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— 5 minute read

Testing Our Shared ESLint Configs

It started out as a string of Fiddler on the Roof jokes about our favorite JavaScript linting tool:

Then Nicholas C. Zakas took me seriously:

When the creator of ESLint calls you out, you have to oblige, and so I did:

We then joked about the usefulness of the formatter:

All of this was fun to play around with, but getting a chance to see ESLint’s custom formatters in action spurred an idea for an actual improvement to Invision’s shared ESLint configs.

Stepping Back

When we first put our ESLint configs together, we included a basic test to verify everything worked as expected. To do this, we created a sample file (we’ll name it pass.js) of how we’d like our code to look and then ran that through our ESLint rules. It was nothing more complicated than running eslint .

If the file failed, it meant one of our rules was misconfigured. This helps when upgrading ESLint, especially when we transitioned to 1.x.

Having this check was great, but I couldn’t help remember a quote by Edsger W. Dijkstra that a previous co-worker told me:

“Testing shows the presence, not the absence of bugs.”

False Positives

There was a distinct issue with our test suite: The passing result looks exactly the same as the result from it not running at all.

In other words, when we run ESLint, we’re looking for a “0 errors/warnings” result, which could possibly happen if our rules are misconfigured (e.g. it’s not catching errors it should).

To work around this, we need a “negative” test. A way to say “look at this file and validate that errors are caught”. So we created a doppleganger of our pass.js file called fail.js.

Fail.js

This file contains syntax that should fail an ESLint check. I have to admit, it was kind of fun to write. Mismatched indention, unused variables; we broke all the rules.

The only problem was that the errors in the file would mean the test run would report as a failure. To invert the results, I found a clever little command line hack:

eslint examples/fail.js -f compact && echo 'Error: failures not caught' && exit 1 || exit 0

This script essentially reverses the status code returned from ESLint, exiting with a failure if ESLint passes, and passing if ESLint fails. It’s a bit backwards, but it serves our purpose of validating that ESLint is catching errors.

Getting Specific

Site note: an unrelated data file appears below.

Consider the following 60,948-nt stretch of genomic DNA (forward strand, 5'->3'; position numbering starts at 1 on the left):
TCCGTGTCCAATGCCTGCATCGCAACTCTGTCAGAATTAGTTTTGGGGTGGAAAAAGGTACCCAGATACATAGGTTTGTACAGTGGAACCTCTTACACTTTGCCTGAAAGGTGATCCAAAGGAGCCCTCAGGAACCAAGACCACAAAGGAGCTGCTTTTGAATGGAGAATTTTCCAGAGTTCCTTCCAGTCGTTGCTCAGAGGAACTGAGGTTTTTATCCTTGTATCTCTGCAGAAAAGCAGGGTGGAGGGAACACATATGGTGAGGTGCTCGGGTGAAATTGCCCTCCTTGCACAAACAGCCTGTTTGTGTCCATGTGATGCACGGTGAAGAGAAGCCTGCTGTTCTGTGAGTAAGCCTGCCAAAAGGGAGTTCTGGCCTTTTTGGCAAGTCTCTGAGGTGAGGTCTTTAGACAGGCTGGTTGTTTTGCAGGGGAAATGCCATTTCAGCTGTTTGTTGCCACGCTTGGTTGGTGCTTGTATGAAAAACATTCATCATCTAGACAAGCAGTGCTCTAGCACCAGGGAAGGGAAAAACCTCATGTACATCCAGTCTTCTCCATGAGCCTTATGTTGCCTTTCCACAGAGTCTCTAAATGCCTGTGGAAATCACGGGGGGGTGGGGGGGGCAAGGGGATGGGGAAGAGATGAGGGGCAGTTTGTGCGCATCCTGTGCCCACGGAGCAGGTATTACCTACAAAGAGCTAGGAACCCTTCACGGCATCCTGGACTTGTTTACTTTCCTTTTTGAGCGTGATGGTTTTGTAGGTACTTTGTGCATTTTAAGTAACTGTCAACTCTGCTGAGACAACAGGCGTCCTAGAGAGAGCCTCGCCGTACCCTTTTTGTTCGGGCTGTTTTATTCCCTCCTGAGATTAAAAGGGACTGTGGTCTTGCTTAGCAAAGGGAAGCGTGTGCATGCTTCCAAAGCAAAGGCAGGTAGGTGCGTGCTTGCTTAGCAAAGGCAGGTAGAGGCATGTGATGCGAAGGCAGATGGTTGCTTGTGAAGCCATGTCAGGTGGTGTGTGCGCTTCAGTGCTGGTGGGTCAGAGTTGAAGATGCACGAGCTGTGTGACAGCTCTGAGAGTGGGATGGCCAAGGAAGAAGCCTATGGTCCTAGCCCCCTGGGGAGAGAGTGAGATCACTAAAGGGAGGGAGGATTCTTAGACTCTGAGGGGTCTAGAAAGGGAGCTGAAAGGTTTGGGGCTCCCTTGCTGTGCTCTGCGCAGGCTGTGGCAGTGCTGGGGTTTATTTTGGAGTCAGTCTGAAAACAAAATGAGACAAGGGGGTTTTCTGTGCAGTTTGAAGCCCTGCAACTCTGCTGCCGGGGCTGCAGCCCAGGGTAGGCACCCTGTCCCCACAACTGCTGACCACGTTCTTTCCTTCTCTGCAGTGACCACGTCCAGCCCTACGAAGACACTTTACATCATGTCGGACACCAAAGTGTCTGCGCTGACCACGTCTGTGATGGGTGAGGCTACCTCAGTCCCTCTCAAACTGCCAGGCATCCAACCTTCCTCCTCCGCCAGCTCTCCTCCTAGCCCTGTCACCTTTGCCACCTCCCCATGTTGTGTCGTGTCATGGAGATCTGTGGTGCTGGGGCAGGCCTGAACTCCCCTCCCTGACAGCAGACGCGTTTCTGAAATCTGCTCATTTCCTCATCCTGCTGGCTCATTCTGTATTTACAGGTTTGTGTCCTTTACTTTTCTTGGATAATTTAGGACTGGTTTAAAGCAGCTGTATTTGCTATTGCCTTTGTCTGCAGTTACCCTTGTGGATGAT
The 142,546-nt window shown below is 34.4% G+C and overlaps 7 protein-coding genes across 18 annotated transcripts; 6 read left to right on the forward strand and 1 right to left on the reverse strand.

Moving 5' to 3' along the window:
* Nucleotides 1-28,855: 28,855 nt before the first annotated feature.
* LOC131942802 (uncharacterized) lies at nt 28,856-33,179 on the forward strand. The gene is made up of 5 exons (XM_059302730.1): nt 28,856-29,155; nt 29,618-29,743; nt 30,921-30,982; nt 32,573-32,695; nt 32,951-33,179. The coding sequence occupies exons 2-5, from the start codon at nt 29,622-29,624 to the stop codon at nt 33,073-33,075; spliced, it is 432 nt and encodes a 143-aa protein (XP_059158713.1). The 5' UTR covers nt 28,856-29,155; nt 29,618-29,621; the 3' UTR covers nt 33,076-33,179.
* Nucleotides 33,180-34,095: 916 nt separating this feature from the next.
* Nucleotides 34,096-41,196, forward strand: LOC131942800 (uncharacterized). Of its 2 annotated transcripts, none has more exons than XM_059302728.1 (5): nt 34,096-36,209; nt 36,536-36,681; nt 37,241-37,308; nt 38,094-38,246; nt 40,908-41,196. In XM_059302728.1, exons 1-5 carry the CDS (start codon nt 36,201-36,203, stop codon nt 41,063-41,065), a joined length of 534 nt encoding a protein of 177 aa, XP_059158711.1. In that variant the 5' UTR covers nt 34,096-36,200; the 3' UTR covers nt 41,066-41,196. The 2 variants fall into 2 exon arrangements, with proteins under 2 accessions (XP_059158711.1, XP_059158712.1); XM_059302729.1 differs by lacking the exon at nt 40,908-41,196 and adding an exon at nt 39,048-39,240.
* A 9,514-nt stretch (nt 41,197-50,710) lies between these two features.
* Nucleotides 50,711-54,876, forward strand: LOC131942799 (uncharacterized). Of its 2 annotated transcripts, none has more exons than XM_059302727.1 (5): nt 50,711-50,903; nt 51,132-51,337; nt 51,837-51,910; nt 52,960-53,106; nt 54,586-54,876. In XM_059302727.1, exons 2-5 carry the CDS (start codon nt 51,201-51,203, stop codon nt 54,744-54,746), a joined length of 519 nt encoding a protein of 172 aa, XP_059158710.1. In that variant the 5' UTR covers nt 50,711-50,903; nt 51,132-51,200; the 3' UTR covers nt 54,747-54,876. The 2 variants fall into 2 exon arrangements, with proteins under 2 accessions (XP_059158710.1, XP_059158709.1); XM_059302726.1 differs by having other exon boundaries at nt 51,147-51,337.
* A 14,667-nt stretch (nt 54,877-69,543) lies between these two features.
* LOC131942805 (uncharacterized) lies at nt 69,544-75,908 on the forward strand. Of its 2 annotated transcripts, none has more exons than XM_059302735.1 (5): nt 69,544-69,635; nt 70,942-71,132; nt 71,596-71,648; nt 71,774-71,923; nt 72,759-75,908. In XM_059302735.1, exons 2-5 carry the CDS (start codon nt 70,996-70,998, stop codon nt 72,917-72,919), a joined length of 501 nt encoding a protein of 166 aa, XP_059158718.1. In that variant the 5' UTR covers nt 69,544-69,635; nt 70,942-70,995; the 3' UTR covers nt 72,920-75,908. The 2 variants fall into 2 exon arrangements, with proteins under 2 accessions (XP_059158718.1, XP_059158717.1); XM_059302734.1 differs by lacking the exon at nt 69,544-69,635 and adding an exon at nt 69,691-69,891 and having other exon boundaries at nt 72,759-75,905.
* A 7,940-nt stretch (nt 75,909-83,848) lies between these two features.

This solution worked for a bit, but it was pretty fragile. It didn’t actually count the number of errors returned, just that an error was caught. So even if only 9 out of 10 errors are caught, the test still shows as passing.

This is where we harken back to the conversation that I began the post with. Witnessing the ability to handle the results from ESLint in a custom manner gave me an idea for improving our failure test suite.

Instead of blindly accepting that any sort of failure is a good thing, what if we checked the specific number of errors and warnings against an expected result? Here’s what our new script looks like:

ERRORS=13 WARNINGS=1 eslint examples/fail.js -f ./failure-reporter.js

A little shorter, and less complexity. We’re passing in two environmental variables, defining the number of errors and warnings we’re expecting to see. We also tell ESLint to use a customer formatter, which looks like:

function validateCountMatch(expected, actual, type) {
	if (expected != actual) {
		console.log("Expected " + expected + " " + type + " but found " + actual);
		return false;
	}

	return true;
}

module.exports = function( results ) {
	results = results || [ ];

	// accumulate the errors and warnings
	var summary = results.reduce( function( seq, current ) {
		seq.errors += current.errorCount;
		seq.warnings += current.warningCount;
		return seq;
	}, { errors: 0, warnings: 0 } );

	var errorCountMatches = validateCountMatch(process.env.ERRORS, summary.errors, "errors");
	var warningCountMatches = validateCountMatch(process.env.WARNINGS, summary.warnings, "warnings");

	if ( errorCountMatches && warningCountMatches ) {
		process.exit(0);
	} else {
		process.exit(1);
	}
};

The reporter is pretty straightforward. It tallies the number of errors and warnings found, then checks that count against the expected values, reporting a failure message if they differ. It then calls process.exit with the proper exit code to complete the script (Note: We do have to call process.exit(0), otherwise it will respond with ESLint’s failure code due to the code errors.)

Here’s what the output looks like if our tests don’t pass:

Console output with text "Expected 1 warnings but found 2"

With our new formatter, we can now be more certain that updates don’t unexpectedly turn off flags or miss failures.

If you haven’t checked out ESLint yet, the flexibility of the tool shown here should hopefully convince you to invest some time in researching it.

By
Kevin is a Sr. Front End Engineer at InVision.

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